Cost of flying: Bill would upend new airline fare advertising rulePosted: Updated:
Washington (CNN) -- A new rule requiring airlines to include government taxes and fees in their advertised price is continuing to cause turbulence in the travel industry -- and a congressman said Monday he'll introduce a bill to overturn it.
Rep. Tom Graves, R-Georgia, said Monday he will introduce a bill to cancel the U.S. Department of Transportation rule, which took effect last week. The rule requires airlines to roll mandatory per-passenger taxes and fees into the advertised fare, but allows them to break down the costs elsewhere in the advertisement.
Before the rule, airlines frequently advertised low base fares on online sites and added taxes and fees later in the shopping process.
The DOT and some consumer advocates argued the airlines were hiding the true cost of air travel. But Graves and some airlines said the new rule allows the government to hide government taxes and fees.
"If the American people can't see these costs clearly, I fear it will be easier (for) these fees and taxes to be raised without their knowledge," Graves said in a statement.
"If the goal of the DOT's rule is to prevent companies from deceiving passengers about the total cost of their ticket, why is the department mandating that airlines hide the taxes, surcharges and government fees in the fine print?" Graves said. "Transparency and honesty in ticket pricing should apply across the board."
The clash between the DOT, the airlines, consumer groups and others has been loud and brash.
Spirit Airlines has configured its website with a big "Warning!" pop-up sign. The message: "New government regulations require us to HIDE taxes in your fares. This is not consumer friendly or in your best interest. It's wrong and you shouldn't stand for it."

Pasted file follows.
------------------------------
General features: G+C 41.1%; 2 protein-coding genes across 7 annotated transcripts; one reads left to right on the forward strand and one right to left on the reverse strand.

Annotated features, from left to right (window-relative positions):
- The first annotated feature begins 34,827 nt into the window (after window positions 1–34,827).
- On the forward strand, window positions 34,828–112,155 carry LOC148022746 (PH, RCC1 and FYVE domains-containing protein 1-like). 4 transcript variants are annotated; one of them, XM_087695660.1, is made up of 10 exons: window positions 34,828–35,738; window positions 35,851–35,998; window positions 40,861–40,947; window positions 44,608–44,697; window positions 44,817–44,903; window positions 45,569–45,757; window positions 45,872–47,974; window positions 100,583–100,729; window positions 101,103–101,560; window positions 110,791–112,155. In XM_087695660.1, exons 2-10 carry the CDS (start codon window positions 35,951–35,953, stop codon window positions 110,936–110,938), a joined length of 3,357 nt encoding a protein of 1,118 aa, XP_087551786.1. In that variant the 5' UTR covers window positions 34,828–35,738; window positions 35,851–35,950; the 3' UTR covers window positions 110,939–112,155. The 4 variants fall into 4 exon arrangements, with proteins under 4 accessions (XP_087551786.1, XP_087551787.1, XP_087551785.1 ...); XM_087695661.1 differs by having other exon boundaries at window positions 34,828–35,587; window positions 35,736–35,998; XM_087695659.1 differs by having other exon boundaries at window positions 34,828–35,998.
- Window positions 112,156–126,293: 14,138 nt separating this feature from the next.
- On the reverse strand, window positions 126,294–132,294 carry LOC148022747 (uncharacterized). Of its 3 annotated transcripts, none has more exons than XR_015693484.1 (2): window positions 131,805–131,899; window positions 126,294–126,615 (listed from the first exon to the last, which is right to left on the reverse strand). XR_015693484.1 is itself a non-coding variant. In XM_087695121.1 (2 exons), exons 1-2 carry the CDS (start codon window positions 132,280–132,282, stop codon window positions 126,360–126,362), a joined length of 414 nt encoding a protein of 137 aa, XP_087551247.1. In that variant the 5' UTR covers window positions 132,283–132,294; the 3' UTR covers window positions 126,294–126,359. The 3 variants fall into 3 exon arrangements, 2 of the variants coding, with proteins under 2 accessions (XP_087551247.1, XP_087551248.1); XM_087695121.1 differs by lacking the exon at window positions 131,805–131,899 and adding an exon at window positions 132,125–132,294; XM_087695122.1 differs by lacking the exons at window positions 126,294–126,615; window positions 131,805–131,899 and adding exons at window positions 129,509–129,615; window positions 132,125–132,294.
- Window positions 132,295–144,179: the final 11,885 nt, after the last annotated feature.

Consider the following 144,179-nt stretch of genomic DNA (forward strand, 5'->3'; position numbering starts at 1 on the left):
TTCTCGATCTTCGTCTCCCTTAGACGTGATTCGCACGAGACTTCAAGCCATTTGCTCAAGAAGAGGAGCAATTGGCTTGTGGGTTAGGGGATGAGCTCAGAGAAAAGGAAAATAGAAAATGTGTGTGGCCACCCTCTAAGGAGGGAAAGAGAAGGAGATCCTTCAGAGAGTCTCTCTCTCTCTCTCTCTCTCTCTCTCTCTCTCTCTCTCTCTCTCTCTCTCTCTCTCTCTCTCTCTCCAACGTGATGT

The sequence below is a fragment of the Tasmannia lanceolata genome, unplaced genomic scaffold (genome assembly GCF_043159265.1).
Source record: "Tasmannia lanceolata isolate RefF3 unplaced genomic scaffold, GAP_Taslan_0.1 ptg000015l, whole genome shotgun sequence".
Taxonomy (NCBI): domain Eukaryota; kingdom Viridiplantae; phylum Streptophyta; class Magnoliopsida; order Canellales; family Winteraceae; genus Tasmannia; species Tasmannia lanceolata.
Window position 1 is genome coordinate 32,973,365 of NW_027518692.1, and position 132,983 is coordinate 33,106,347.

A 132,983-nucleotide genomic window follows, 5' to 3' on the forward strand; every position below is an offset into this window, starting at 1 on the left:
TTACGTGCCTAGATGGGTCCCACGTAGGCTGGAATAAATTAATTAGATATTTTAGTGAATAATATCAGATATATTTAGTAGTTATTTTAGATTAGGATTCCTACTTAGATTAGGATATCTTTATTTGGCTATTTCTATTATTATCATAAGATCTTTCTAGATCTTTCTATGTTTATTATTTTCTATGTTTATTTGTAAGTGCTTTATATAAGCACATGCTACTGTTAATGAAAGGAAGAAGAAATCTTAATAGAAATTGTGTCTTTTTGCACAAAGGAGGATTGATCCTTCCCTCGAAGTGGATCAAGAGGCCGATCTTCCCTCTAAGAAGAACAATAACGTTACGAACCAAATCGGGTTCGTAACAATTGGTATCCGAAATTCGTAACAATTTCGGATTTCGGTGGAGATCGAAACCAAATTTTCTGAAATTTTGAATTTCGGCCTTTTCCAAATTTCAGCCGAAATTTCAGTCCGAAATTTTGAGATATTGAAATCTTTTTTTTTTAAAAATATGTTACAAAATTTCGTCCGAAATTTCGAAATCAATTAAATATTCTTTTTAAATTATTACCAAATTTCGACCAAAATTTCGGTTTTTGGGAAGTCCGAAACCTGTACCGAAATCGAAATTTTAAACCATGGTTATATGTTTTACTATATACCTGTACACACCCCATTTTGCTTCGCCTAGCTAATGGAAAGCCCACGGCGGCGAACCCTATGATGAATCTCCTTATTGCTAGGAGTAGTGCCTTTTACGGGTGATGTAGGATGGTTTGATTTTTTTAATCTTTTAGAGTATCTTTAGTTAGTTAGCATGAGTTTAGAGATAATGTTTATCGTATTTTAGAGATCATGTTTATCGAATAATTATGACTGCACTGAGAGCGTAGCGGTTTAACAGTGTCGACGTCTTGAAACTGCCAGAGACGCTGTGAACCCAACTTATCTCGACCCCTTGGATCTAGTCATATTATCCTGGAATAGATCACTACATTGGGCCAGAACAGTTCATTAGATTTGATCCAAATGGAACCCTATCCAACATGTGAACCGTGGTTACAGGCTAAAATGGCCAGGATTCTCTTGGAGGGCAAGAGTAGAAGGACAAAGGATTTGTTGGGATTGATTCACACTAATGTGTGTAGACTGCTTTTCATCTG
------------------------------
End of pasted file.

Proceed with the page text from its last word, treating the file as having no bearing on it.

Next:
The DOT's top lawyer responded with a letter calling the ad campaign "misguided and disingenuous."
"Contrary to its direct assertion that the rule requires airlines to hide the amount of government taxes and fees, the rule does not prevent carriers from disclosing the amount, type, and nature of government taxes and fees that are associated with air travel," DOT General Counsel Robert Rivkin wrote. "Carriers are free to describe the components of the full price, including government taxes, so long as the description is not deceptive," he wrote.
The move to introduce legislation was commended by Airlines for America, the trade organization that represents the major U.S. airlines.
"We support this effort to require DOT to return to its previous regulation, which does not artificially distort the base price of an airline ticket, and ensures that customers always know exactly how much they are paying in federal aviation taxes and fees before they decide to purchase," said Steve Lott, vice president of communications for Airlines for America said in an e-mail. "Federal taxes and fees now constitute $61, or over 20%, of the cost of a typical $300 domestic round-trip ticket, putting aviation at a higher tax rate than alcohol, beer, cigarettes and firearms."